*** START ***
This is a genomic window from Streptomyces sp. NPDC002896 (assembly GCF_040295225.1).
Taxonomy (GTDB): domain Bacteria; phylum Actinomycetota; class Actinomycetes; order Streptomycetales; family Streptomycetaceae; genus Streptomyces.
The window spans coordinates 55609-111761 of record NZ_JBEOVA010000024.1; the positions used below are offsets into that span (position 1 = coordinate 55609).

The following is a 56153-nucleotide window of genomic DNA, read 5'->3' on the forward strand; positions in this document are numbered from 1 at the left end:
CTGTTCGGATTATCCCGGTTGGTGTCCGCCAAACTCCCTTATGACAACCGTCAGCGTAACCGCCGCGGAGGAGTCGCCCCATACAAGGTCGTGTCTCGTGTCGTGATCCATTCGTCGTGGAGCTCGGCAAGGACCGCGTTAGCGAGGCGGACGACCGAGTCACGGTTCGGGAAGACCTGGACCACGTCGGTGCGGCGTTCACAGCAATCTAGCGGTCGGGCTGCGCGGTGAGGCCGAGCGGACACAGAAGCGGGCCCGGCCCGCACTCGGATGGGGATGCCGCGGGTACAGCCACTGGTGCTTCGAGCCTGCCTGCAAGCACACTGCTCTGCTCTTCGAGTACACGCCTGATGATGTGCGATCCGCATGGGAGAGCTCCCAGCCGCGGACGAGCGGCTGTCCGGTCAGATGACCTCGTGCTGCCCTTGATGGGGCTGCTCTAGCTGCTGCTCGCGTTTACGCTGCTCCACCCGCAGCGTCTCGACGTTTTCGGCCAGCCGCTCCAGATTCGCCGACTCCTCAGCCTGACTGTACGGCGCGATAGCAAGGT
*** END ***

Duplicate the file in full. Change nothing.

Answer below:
This is a genomic window from Streptomyces sp. NPDC002896 (assembly GCF_040295225.1).
Taxonomy (GTDB): domain Bacteria; phylum Actinomycetota; class Actinomycetes; order Streptomycetales; family Streptomycetaceae; genus Streptomyces.
The window spans coordinates 55609-111761 of record NZ_JBEOVA010000024.1; the positions used below are offsets into that span (position 1 = coordinate 55609).

The following is a 56153-nucleotide window of genomic DNA, read 5'->3' on the forward strand; positions in this document are numbered from 1 at the left end:
CTGTTCGGATTATCCCGGTTGGTGTCCGCCAAACTCCCTTATGACAACCGTCAGCGTAACCGCCGCGGAGGAGTCGCCCCATACAAGGTCGTGTCTCGTGTCGTGATCCATTCGTCGTGGAGCTCGGCAAGGACCGCGTTAGCGAGGCGGACGACCGAGTCACGGTTCGGGAAGACCTGGACCACGTCGGTGCGGCGTTCACAGCAATCTAGCGGTCGGGCTGCGCGGTGAGGCCGAGCGGACACAGAAGCGGGCCCGGCCCGCACTCGGATGGGGATGCCGCGGGTACAGCCACTGGTGCTTCGAGCCTGCCTGCAAGCACACTGCTCTGCTCTTCGAGTACACGCCTGATGATGTGCGATCCGCATGGGAGAGCTCCCAGCCGCGGACGAGCGGCTGTCCGGTCAGATGACCTCGTGCTGCCCTTGATGGGGCTGCTCTAGCTGCTGCTCGCGTTTACGCTGCTCCACCCGCAGCGTCTCGACGTTTTCGGCCAGCCGCTCCAGATTCGCCGACTCCTCAGCCTGACTGTACGGCGCGATAGCAAGGT